The parties agreed that for purposes of construing the disputed claim terms in the '186 and '416 Patents, a person of ordinary skill in the art at the time of the invention would have had a Bachelor's Degree in electrical engineering and at least two years of experience in system design work in the portable wireless communications field, a Master's Degree in electrical engineering, and at least one year of experience in systems design work in the portable wireless communications field or equivalent experience designing portable wireless systems or in the electronic engineering field. (4/8/10 Tr. 6:6-7:22.) Additionally, the parties stipulated that the "time of the invention" for purposes of determining the plain and ordinary meaning of the disputed claim terms is the mid-1990s. (Id. at 5:5-6:4.)

B. Construction of Disputed Claim Terms

1. "Receiver"

The disputed claim term "receiver" appears in claims 1, 2, 4, 7, 25, 35, 36, 43, and 44 of the '416 Patent and claims 1, 2, 4, 5, 8, 10, 13, 14, 17, 34, and 35 of the '186 Patent. Kyocera seeks to have the court construe "receiver" as "circuitry for receiving RF transmissions operably coupled to a paging network." (Dkt. No. 207 ("Kyocera Br.") at 6.) Intellect Wireless, on the other hand, challenges the "operably coupled to a paging network" limitation in Kyocera's proffered definition. Intellect Wireless contends that the "receiver" is simply a "circuit or device for receiving signals." (Dkt. No. 212 ("Intellect Wireless Resp.") at 7.) The dispute between the parties centers on whether the "receiver" in the asserted claims of the '186 and '416 Patents must include circuitry which enables it to communicate with a paging network.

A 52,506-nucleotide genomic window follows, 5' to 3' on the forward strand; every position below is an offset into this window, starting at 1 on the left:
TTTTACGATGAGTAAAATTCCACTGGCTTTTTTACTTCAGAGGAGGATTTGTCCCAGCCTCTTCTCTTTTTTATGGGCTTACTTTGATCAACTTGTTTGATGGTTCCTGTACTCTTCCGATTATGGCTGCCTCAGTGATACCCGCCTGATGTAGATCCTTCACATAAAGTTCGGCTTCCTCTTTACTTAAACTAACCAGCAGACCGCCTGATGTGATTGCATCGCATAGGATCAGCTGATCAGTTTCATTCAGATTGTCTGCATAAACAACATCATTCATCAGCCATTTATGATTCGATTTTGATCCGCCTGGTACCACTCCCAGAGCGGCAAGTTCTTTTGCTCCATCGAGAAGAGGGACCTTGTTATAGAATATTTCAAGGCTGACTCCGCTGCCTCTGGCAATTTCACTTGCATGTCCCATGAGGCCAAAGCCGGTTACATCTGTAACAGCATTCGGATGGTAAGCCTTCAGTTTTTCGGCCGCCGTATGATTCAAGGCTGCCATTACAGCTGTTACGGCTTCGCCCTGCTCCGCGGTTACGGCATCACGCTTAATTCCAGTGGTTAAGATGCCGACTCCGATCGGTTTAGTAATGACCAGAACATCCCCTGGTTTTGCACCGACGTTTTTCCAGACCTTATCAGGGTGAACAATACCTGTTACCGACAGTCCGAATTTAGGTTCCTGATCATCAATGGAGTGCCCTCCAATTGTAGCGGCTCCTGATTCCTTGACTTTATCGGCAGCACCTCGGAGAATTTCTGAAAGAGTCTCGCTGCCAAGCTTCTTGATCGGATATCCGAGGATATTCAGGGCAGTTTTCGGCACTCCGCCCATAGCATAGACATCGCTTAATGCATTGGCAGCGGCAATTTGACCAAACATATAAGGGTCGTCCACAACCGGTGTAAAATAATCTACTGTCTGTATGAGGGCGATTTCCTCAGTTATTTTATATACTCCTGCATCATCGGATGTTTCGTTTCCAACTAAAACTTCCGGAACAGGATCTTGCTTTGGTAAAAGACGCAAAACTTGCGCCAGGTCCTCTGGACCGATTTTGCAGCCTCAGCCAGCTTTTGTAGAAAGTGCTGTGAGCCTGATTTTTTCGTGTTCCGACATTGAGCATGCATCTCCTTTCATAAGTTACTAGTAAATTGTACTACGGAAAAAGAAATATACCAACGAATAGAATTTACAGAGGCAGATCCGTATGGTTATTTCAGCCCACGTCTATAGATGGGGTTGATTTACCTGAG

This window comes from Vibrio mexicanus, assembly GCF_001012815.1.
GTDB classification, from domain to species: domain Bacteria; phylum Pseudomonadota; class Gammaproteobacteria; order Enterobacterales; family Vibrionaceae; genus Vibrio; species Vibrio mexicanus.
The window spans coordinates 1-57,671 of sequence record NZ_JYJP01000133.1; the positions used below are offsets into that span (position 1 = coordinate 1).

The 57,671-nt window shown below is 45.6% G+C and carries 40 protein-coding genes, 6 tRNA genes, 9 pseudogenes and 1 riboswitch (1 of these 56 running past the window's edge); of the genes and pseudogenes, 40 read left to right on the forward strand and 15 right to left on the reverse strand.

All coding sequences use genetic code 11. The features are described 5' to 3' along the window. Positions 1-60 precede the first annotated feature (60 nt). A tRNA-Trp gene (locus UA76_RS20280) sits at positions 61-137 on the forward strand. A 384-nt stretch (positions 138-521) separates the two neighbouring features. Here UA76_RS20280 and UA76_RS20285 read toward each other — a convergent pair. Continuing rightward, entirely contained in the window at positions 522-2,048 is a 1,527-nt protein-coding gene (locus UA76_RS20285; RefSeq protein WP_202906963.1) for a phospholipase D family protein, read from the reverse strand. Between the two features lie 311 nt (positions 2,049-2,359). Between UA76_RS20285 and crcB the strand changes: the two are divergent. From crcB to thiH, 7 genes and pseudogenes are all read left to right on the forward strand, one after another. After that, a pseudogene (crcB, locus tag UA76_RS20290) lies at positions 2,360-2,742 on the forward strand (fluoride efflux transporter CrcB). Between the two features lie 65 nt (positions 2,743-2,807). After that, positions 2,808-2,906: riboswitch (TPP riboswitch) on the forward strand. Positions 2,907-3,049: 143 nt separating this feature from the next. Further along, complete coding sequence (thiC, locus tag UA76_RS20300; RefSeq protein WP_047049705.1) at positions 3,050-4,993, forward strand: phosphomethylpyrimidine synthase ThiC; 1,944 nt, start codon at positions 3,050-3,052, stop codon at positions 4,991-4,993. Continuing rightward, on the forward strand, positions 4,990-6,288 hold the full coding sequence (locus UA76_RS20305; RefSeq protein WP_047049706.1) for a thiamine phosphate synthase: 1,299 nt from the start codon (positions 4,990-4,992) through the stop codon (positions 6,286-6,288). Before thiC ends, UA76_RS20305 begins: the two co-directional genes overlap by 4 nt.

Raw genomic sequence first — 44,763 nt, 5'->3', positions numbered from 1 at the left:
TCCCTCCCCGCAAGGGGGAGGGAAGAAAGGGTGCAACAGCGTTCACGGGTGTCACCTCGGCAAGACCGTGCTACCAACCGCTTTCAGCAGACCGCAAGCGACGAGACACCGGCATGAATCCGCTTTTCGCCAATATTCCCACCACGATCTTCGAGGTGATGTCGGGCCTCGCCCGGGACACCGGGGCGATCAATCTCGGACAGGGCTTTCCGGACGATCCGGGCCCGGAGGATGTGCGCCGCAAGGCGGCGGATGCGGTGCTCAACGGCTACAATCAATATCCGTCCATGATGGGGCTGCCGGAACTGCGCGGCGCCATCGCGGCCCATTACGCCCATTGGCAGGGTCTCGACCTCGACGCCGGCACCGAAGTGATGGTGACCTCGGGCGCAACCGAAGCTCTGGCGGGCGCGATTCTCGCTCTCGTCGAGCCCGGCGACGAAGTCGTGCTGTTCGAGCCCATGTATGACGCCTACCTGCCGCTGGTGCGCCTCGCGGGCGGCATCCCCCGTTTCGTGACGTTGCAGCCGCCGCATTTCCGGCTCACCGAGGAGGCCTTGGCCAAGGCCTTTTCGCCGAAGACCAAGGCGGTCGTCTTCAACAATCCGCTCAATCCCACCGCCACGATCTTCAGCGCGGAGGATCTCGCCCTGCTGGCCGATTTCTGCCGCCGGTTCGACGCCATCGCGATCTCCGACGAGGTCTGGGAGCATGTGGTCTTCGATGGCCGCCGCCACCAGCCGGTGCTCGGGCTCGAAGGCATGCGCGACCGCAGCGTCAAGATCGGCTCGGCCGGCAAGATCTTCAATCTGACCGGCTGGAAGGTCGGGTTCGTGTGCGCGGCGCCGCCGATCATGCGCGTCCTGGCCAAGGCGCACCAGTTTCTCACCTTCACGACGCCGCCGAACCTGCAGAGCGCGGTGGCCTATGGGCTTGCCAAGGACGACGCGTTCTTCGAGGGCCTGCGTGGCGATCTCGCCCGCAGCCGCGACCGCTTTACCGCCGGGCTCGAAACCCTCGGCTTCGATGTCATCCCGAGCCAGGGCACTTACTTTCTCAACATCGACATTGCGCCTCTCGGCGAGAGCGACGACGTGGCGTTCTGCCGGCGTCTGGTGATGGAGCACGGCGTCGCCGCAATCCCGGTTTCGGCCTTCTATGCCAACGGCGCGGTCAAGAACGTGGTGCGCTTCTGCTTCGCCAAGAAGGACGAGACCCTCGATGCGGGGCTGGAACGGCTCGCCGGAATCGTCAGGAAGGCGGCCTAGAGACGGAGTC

In construing the disputed terms, the court first looks to the claim language. See Phillips, 415 F.3d at 1312. Here, the asserted claims in the '186 and '416 Patents do not expressly require that the "receiver" be coupled to or able to communicate with a paging network. Claim 1 of the '186 Patent and claims 1 and 43 of the '416 Patent state that the "receiver" is "operably coupled to receive a message from a message center over a wireless connection." '186 Patent, col.46 ll.46-47; '416 Patent, col.46 ll.41-42, col.50 ll.30-31. Those claims additionally only identify "a communications network" wit hout expressly defining the type of network, i.e. paging or cellular. '186 Patent, col.46 l.50; '416 Patent, col.46 l.45, col.50 l.34.